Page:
V2G, or more accurately V2H or V2B, unlocks much of this benefit to EV owners without needing to invest in a separate storage asset. This requires a level of control via planned scheduling to ensure that the EV battery is left at a suitable state of charge in time for anticipated journeys.

The proposition has a local focus, intending to minimise energy imports with the ambition of relying entirely on generation and storage capacity on-site. Priority is given to consuming energy generated before exporting.

Prices of solar PV panels have been on a significant downward trend over the last 15 years, as can be seen in Figure 2, and as a result, it has never been more affordable to install solar at home than now.

Solar PV module pricesFigure 2: Solar PV module prices

Within the UK, the Feed-in Tariff (FiT) scheme rewarded both generation and export from microgeneration including PV. Applications to this scheme ended in 2019, and it has been replaced by the Smart Export Guarantee (SEG), which provides revenue for export but not generation.

With the a reduction in the value of direct financial reward for newly-registered PV installs, using V2H to support electrical self-sufficiency and self-consumption of PV energy, may be an effective strategy to receive a return on investment. From a domestic perspective, customers may be enticed by the idea of “driving on sunshine” if they can sync their EV charging with periods of high PV generation. Increased homeworking since the COVID-19 pandemic boosts this possibility, with EVs being around for battery top-ups in the brightest hours. This trend also supports V2H operation with clean energy.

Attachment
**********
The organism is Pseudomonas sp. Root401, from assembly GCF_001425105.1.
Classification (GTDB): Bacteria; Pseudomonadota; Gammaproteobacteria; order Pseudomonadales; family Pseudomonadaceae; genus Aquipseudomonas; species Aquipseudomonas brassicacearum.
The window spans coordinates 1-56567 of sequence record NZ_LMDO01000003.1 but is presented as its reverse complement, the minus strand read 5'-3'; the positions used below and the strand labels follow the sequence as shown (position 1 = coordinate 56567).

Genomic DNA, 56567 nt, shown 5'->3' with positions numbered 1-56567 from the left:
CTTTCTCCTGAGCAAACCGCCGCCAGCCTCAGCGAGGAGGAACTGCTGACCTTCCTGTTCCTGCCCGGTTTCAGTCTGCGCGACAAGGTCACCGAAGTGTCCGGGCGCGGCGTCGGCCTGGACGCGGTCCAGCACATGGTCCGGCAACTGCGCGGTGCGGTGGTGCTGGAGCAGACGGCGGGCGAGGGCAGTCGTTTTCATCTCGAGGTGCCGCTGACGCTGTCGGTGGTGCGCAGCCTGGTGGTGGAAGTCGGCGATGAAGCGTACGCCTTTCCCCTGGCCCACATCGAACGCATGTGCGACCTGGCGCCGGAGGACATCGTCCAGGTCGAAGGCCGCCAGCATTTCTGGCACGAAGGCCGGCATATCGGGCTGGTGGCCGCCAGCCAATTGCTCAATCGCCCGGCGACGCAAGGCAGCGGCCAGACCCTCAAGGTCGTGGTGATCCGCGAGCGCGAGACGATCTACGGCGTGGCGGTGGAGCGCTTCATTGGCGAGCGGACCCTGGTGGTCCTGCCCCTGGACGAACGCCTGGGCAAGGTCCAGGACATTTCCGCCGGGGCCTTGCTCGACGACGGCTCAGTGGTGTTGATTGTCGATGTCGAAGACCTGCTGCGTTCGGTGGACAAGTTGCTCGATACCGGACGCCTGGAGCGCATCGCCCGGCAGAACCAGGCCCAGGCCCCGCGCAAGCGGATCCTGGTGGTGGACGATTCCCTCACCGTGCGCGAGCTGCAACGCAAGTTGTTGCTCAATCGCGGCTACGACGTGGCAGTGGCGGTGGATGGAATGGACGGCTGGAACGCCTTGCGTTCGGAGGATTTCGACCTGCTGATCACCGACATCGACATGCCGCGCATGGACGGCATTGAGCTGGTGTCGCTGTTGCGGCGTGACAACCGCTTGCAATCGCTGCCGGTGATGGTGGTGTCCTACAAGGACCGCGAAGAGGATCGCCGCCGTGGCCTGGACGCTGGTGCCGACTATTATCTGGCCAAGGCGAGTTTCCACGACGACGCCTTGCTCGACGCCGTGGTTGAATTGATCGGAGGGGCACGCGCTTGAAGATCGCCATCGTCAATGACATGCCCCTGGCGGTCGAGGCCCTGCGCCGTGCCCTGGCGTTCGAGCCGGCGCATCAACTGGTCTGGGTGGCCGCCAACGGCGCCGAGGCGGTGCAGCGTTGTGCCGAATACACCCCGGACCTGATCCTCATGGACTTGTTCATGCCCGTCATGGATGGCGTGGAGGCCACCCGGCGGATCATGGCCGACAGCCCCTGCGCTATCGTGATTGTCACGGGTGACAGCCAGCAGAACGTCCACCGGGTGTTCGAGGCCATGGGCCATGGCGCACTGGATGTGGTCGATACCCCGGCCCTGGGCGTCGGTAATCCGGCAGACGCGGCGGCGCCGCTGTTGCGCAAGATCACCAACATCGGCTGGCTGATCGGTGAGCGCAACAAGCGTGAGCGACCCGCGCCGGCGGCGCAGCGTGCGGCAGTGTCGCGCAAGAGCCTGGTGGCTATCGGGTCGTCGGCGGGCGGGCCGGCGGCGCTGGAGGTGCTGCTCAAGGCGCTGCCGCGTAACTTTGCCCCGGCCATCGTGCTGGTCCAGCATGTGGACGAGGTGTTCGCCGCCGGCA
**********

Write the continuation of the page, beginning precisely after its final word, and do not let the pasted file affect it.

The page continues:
There may also be psychological motivations within this value proposition. Competitive neighbours among community groups may wish to claim bragging rights over whose V2H system has been best optimised to demonstrate that they have the highest levels of energy self-sufficiency.

For commercial entities, V2B operation to support the decarbonisation of energy consumption may help them to hit environmental targets and attract eco-minded consumers.

To extract maximum value, EVs parked on the premises would need sufficient available storage capacity to match generation on any given day, and then be available to discharge back into the premises to offset import. An example could be a vehicle fleet which has early morning operations, returning to site to charge from solar power generated in the early afternoon and then discharging during the evening or overnight when site demand exceeds generation. Of course, the vehicles would need to retain sufficient state of charge for the next day’s operations.

Key Takeaways

In summary, striving for personal net zero could be an effective incentive to adopt V2G for individuals who feel empowered to lead by example in response to the climate emergency. There are few technical and legislative risks, the narrative of increased self-consumption is easy to understand for the end user and there is increasingly strong consumer interest in the importance of being environmentally friendly. Its success relies on the customer’s ease of integrating on-site generation, demand and storage in such a way that carbon emissions are minimised, whilst not restricting their use of the vehicle for driving needs.

What Do You Think?

Can you think of people in your life who would be motivated by this proposition? If so, what traits do they have in common?

Do you think it is better to try to consume all your renewable generation on-site, or let the surplus spill on to the electricity network? What impacts might lots of customers exporting have on the low-voltage network?

Add your thoughts into the discussion below.